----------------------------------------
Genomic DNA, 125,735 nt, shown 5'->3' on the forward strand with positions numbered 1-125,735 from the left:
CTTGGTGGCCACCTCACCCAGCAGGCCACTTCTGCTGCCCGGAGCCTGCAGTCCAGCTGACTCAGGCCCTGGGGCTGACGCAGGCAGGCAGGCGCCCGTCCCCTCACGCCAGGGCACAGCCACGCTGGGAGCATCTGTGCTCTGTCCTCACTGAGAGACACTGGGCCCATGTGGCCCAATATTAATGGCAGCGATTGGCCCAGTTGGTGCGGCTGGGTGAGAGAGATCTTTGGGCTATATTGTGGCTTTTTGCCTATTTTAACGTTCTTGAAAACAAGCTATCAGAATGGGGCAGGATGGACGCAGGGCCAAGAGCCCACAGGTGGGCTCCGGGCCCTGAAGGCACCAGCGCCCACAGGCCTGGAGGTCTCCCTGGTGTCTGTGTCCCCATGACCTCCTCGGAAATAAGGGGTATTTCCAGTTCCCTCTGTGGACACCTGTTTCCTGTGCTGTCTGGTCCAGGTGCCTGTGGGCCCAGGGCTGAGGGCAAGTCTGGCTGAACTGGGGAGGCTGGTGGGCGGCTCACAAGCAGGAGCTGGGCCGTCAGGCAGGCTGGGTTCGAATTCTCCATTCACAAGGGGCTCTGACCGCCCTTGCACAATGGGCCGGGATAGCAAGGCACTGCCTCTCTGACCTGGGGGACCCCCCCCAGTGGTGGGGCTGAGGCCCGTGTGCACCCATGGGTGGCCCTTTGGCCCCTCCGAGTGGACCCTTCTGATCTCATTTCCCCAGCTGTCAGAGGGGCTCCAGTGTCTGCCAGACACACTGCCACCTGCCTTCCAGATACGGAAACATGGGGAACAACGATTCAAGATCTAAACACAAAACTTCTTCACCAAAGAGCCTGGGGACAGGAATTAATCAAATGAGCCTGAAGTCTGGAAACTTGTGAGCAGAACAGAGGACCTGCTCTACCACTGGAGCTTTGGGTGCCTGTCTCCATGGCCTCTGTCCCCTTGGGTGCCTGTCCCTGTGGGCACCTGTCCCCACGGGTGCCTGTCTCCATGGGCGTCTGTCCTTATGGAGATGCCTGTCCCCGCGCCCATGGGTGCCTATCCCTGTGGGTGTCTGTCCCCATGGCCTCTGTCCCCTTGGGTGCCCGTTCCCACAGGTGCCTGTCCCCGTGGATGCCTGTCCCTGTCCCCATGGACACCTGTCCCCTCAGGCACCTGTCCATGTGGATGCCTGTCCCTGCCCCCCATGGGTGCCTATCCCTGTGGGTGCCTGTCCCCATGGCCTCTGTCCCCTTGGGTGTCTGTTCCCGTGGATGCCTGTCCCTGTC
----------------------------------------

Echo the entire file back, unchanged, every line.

Genomic DNA, 125,735 nt, shown 5'->3' on the forward strand with positions numbered 1-125,735 from the left:
CTTGGTGGCCACCTCACCCAGCAGGCCACTTCTGCTGCCCGGAGCCTGCAGTCCAGCTGACTCAGGCCCTGGGGCTGACGCAGGCAGGCAGGCGCCCGTCCCCTCACGCCAGGGCACAGCCACGCTGGGAGCATCTGTGCTCTGTCCTCACTGAGAGACACTGGGCCCATGTGGCCCAATATTAATGGCAGCGATTGGCCCAGTTGGTGCGGCTGGGTGAGAGAGATCTTTGGGCTATATTGTGGCTTTTTGCCTATTTTAACGTTCTTGAAAACAAGCTATCAGAATGGGGCAGGATGGACGCAGGGCCAAGAGCCCACAGGTGGGCTCCGGGCCCTGAAGGCACCAGCGCCCACAGGCCTGGAGGTCTCCCTGGTGTCTGTGTCCCCATGACCTCCTCGGAAATAAGGGGTATTTCCAGTTCCCTCTGTGGACACCTGTTTCCTGTGCTGTCTGGTCCAGGTGCCTGTGGGCCCAGGGCTGAGGGCAAGTCTGGCTGAACTGGGGAGGCTGGTGGGCGGCTCACAAGCAGGAGCTGGGCCGTCAGGCAGGCTGGGTTCGAATTCTCCATTCACAAGGGGCTCTGACCGCCCTTGCACAATGGGCCGGGATAGCAAGGCACTGCCTCTCTGACCTGGGGGACCCCCCCCAGTGGTGGGGCTGAGGCCCGTGTGCACCCATGGGTGGCCCTTTGGCCCCTCCGAGTGGACCCTTCTGATCTCATTTCCCCAGCTGTCAGAGGGGCTCCAGTGTCTGCCAGACACACTGCCACCTGCCTTCCAGATACGGAAACATGGGGAACAACGATTCAAGATCTAAACACAAAACTTCTTCACCAAAGAGCCTGGGGACAGGAATTAATCAAATGAGCCTGAAGTCTGGAAACTTGTGAGCAGAACAGAGGACCTGCTCTACCACTGGAGCTTTGGGTGCCTGTCTCCATGGCCTCTGTCCCCTTGGGTGCCTGTCCCTGTGGGCACCTGTCCCCACGGGTGCCTGTCTCCATGGGCGTCTGTCCTTATGGAGATGCCTGTCCCCGCGCCCATGGGTGCCTATCCCTGTGGGTGTCTGTCCCCATGGCCTCTGTCCCCTTGGGTGCCCGTTCCCACAGGTGCCTGTCCCCGTGGATGCCTGTCCCTGTCCCCATGGACACCTGTCCCCTCAGGCACCTGTCCATGTGGATGCCTGTCCCTGCCCCCCATGGGTGCCTATCCCTGTGGGTGCCTGTCCCCATGGCCTCTGTCCCCTTGGGTGTCTGTTCCCGTGGATGCCTGTCCCTGTC